Be sure to check out the first 11 parts of the "best of" series if you missed them the first time.
Boris Diaw's best playoff passes.
Tony Parker's best scoring plays vs. Dallas and Portland.
Here's a link to part one of the Gino scores.
We'll jump right into it today.
Manu gets the inside position on Lillard here, and Duncan sees it. Timmeh finds Manu with a nice pass for the layup alley-oop. Beautiful chemistry from the longtime teammates.
Here we see Manu use another high pick-and-roll to score. Boris sets the pick for the wily one which leaves Manu with just Dirk Nowitzki between him and the basket. The Manu wastes no time attacking the big German and easily beats him to the hole for a quick two.
Six passes, every Spur on the floor touches it, good movement - ball and player, and a brilliant cut from Manu Ginobili ends in two points for the good guys in what is one of the Spursiest plays you'll see.
Here's Lillard guarding Ginobili near the end of the first quarter. Boris Diaw comes out to set a high screen, Lillard is immediately beat as Ginobili goes right before finishing left with a hanging chip shot and a soft bounce.
Manu goes 7/8 court and just gently lays it in after going right around Kevin Durant in transition. Boris Diaw keeps Ibaka away from the shot. Excellent work all around.
Watching Ginobili attack and will his team back into Game 5 was a ton of fun. This vintage, driving reverse-layup gave the Spurs a two-possession lead, and gave his fans one more play to remember forever.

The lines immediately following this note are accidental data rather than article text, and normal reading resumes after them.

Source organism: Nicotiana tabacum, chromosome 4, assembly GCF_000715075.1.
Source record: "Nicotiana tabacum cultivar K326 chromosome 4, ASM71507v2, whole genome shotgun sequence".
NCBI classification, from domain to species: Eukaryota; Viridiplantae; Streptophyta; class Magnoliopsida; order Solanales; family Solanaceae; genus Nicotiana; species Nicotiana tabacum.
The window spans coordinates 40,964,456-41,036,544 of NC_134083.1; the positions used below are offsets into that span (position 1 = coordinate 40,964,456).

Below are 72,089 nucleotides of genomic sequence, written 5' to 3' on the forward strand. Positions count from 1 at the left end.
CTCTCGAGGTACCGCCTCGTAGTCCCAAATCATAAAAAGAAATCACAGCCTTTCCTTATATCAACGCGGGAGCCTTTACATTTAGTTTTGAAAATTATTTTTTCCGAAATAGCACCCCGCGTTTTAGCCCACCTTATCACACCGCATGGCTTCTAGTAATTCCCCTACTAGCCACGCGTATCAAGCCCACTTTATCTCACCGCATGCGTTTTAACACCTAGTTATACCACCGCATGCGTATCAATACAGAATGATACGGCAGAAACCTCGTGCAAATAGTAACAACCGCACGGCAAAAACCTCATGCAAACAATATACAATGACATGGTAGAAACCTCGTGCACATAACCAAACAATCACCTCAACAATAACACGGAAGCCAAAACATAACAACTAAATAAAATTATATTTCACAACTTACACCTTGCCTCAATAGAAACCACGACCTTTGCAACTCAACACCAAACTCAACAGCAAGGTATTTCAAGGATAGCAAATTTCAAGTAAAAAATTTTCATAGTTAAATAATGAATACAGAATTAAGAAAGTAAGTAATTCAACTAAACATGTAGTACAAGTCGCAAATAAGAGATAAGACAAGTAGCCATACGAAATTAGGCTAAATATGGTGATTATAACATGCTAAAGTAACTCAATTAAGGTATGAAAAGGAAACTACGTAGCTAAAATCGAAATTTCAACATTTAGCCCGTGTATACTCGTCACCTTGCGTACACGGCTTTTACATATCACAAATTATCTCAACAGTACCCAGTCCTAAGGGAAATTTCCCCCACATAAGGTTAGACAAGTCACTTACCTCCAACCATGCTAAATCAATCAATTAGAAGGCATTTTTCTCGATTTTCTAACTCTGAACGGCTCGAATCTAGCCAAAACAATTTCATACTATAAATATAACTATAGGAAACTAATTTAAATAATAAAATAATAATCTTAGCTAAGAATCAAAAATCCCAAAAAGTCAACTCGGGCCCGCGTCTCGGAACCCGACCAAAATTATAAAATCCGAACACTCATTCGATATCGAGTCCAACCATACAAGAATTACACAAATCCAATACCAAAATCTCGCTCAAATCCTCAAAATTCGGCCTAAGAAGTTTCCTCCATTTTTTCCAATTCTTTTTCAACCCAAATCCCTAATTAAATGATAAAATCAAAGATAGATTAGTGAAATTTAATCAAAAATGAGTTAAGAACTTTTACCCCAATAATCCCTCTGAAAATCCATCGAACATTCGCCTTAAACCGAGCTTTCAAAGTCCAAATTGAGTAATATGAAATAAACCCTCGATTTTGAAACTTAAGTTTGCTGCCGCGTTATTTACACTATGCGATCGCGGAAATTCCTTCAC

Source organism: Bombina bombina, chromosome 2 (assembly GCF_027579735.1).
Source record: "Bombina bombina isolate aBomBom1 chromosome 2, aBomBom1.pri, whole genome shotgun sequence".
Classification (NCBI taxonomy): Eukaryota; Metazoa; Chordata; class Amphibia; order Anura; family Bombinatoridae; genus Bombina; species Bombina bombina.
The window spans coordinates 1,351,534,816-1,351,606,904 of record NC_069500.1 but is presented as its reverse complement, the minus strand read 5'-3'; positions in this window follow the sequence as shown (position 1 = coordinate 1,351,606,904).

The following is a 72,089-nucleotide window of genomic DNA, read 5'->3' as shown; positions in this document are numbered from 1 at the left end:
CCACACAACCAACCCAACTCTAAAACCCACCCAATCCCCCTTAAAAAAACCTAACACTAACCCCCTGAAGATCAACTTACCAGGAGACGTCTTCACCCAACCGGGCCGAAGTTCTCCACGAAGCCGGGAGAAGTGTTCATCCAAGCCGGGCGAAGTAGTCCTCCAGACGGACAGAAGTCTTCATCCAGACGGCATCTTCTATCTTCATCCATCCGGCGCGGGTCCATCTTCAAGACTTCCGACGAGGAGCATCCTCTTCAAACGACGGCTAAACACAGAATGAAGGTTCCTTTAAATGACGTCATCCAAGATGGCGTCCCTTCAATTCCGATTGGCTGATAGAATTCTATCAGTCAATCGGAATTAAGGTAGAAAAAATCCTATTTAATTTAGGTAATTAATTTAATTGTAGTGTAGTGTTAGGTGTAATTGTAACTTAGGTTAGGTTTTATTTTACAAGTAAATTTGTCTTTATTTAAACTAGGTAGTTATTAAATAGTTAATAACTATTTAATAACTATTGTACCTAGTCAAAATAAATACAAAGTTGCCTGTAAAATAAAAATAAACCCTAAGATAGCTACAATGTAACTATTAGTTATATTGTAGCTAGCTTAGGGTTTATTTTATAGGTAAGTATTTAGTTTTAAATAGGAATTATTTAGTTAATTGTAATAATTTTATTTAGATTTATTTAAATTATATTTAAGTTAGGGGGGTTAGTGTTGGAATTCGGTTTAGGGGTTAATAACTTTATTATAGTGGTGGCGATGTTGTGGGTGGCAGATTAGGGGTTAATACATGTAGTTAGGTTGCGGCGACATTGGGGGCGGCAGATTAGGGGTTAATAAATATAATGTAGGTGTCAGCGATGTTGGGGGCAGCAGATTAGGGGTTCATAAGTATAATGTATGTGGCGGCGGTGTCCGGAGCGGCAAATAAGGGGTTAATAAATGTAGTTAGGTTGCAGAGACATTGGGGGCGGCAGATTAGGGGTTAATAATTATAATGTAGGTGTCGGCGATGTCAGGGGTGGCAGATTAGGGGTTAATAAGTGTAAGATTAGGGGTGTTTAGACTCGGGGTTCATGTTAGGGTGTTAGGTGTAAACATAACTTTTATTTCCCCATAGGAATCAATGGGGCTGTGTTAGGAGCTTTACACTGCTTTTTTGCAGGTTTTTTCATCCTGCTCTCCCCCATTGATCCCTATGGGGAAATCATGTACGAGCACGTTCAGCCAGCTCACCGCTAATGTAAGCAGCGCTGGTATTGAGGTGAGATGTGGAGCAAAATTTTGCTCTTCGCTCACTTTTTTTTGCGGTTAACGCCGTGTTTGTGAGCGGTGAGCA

Manu Ginobili threw down this absolutely amazine dunk on Chris Bosh to put the Spurs up seven amidst a first-half rally. As much as we love the way this team has played, sharing the ball and putting the team first, this Gino Jam is as great as it gets for Spurs fans. Our aging hero took it straight to the hole in transition with purpose and determination. I feel completely confident in saying that there was no fan of the Spurs that remained silent when this happened. It's too magnificent, too vintage, and Manu's fire is too palpable to not elicit a guttural response. I bet almost all of you even stood up. The reaction from the bench is pretty great as well. Patty with "The Slapper", Danny Green holding his brothers back, Cory Joseph and Aron Baynes (who didn't see meaningful minutes in this game) lost their minds, Jeff Ayres is pumped up, and even the coaches had to stand up.
He's one of the all-time great competitors and winners in all of sports, and when his team needed something, anything at all, he delivered. In a non-modern-Spursian but classic Manu display, Numero Veinte saw an opportunity to get into the paint with Rashard Lewis switched onto him on the left side of the floor and drove to the hole from 30+ feet out. A subtle fake crossover/hesitation gave the veteran Spur just enough to explode to his right, getting to the boundary of the restricted area and drawing a foul on a just-a-fraction-of-a-second-late Shane Battier. Gino gets the ball to fall through the net, and the Spurs' rally was underway.
As great as that dunk was, and it was truly otstanding, for me this play is number one because of when it happened and what it started.